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What Is an Interferometer?

Interferometers are used to study gravitational waves from supernovas and other stars.
Typically, interferometers are two or more telescopes and mirrors working together while located thousands of miles apart.
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  • Written By: Jeri Sullivan
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  • Last Modified Date: 03 September 2014
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An interferometer is an instrument used to measure waves through interference patterns. Interferometry is the process by which two waves are combined so they can be studied for differences in their patterns. The fields of study where interferometry is used are astronomy, physics, optics, and oceanography.

In astronomy, interferometers are actually two or more telescopes and mirrors working together to provide high resolution of images of objects in space. The telescopes are generally located thousands of miles apart. The process works by spacing the mirrored lenses of the telescope at planned intervals. The light from outside the Earth's atmosphere bounces off the lenses as in a reflecting telescope and is combined into an interferometer as radio waves. The radio waves are then measured to produce a high resolution image.

A special observatory known as the Laser Interferometer Gravitational-Wave Observatory (LIGO) is devoted solely to detecting gravitational waves. This observatory uses its research to detect astronomical events such as gamma-ray bursts and possible collisions to Earth. Gravitational waves from supernovas, black holes, and neutron stars are observed and measured for research and understanding of how and when they formed.

In physics and optical interferometry, as well as astronomy, the Michelson interferometer is used to detect gravitational waves and to generate an optical differential-phase shift keying (DPSK) demodulator. A DPSK converts the phase-coded signal into an intensity-coded signal. This allows the signal to be amplified and increases both the quality and the amount of data that can be transmitted.

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The Michelson interferometer works by having two mirrors set at a 90 degree angle. A third, partially-silvered mirror is set between them at a 45 degree angle. As light moves through the partially silvered mirror, it splits the beam of light and each beam takes a different path. This interference due to separate wavelengths is converted to a wavelength path which is detected by the interferometer. The signal is amplified as it comes back together, which increases the quality of the transmission.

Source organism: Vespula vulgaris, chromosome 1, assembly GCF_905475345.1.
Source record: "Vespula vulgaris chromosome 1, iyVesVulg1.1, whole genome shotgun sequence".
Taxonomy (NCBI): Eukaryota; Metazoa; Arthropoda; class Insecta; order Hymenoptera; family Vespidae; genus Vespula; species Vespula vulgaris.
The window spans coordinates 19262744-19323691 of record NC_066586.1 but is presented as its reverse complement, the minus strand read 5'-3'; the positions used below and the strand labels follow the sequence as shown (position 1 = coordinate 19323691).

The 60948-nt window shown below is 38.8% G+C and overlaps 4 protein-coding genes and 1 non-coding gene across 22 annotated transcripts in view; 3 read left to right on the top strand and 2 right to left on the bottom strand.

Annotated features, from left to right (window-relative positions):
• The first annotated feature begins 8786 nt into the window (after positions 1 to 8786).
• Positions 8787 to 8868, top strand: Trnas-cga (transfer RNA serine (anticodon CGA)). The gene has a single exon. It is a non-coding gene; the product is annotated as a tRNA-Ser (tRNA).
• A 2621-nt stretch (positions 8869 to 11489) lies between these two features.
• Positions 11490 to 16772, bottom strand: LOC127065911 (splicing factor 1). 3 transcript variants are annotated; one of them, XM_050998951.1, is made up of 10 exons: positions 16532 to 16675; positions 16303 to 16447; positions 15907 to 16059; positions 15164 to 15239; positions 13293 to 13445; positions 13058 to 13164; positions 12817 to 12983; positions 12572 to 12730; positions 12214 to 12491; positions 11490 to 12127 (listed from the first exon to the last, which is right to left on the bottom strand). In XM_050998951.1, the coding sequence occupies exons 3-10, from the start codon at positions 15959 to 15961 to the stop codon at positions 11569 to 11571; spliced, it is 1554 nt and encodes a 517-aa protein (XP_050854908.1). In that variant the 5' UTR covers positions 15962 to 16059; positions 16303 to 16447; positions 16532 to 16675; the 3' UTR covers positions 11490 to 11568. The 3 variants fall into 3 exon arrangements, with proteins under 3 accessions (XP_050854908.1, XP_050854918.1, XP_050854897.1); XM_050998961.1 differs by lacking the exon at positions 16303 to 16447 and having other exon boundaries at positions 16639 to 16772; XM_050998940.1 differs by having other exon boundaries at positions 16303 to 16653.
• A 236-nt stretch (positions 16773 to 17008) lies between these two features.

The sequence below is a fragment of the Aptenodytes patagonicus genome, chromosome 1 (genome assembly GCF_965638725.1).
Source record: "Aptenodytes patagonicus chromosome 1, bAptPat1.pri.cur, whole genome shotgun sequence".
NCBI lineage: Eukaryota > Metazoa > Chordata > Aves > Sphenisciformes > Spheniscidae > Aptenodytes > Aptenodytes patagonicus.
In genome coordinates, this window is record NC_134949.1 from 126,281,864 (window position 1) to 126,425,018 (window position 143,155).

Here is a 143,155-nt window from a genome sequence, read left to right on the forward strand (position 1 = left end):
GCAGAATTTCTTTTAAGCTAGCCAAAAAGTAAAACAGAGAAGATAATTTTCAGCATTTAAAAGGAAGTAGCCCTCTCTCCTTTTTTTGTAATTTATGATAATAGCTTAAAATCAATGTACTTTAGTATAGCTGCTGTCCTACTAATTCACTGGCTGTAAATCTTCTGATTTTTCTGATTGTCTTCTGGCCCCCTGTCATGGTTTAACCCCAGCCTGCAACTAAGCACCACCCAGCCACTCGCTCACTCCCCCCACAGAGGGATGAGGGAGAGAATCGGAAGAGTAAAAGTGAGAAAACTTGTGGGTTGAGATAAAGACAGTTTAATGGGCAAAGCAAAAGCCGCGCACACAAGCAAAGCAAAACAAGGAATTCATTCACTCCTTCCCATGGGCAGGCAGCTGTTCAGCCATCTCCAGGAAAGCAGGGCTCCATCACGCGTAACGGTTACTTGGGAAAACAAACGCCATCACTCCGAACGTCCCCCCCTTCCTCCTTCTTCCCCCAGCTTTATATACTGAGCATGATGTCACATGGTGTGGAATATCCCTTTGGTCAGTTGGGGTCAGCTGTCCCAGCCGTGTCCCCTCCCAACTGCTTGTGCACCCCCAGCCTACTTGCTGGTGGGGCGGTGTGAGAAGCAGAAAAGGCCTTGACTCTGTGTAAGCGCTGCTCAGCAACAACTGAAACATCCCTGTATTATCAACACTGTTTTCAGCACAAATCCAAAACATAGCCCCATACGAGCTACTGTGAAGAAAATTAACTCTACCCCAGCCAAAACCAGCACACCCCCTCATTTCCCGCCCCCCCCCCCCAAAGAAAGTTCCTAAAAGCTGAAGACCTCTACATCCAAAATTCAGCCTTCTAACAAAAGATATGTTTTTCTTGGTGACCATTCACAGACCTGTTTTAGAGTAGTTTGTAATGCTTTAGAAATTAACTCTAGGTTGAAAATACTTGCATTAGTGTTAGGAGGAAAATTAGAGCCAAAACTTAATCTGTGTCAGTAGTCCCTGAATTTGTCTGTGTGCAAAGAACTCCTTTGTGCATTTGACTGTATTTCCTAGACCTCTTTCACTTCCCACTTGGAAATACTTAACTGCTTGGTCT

Interferometric data is used in oceanography to determine the state of oceanic activity. The interferometer detects wavelengths using an algorithm known as parametric retrieval algorithm (PRA). PRA is able to use information gathered from Along-Track Interferometric Synthetic Aperture Radar (AT-InSAR) with wind data and converts it to information useful for weather centers. Information such as the height of waves, length of waves, and wave directions is helpful in determining weather patterns and possible ocean floor activities.

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NathanG
Post 4

@everetra - I don’t know that you have to look for symmetry or order in these patterns.

If scientists are looking for gamma bursts, for example, I hardly think that they’re going to find nice, orderly patterns. They’re not looking for intelligence. They’re looking for wave fluctuations that are out of the ordinary.

As long as they have a baseline for comparison, they should be able to answer that question easily.

If an earthquake triggers a tsunami, for example, oceanographic scientists can quickly determine that something potentially catastrophic is taking place based on huge spikes in the wave patterns.

everetra
Post 3

@Charred - That’s a good point – and it raises the larger issue, what is a meaningful pattern? In my opinion, anything that shows symmetry would be meaningful and worthy of investigation.

Charred
Post 2

@hamje32 - For a scientist to draw any reasonable conclusions about the final patterns, I would guess that these would have to be pretty unique signatures.

What I mean is that radio is infamous for “noise,” a lot of static that probably would appear as jerky, random spikes on a waveform monitor. I think that the scientist would have the responsibility of looking at the phase shifts returned from these radio waves and determining what is meaningful and what is not.

If you want a comparison, consider the folks at SETI – the organization that searches for signals of extraterrestrial life in outer space. They have to filter through a lot of noise to find something that is meaningful.

hamje32
Post 1

In college I remember the professor discussing the question, “Is light a particle or a wave?” The reason that he brought it up is that light behaves as both, and supposedly these two phenomena are contradictory. I guess the interferometer exploits the wave like quality of light, to convert it to radio waves that can be studied.

I think that meshing together the two resulting radio waves should produce some interesting patterns. I wonder if, depending on the routes that the two lights travel before they’re recombined as waves, they produce patterns similar to what we would find in nature or mathematics, like fractals. I don’t know, but it would be interesting to see what the final composites would look like.

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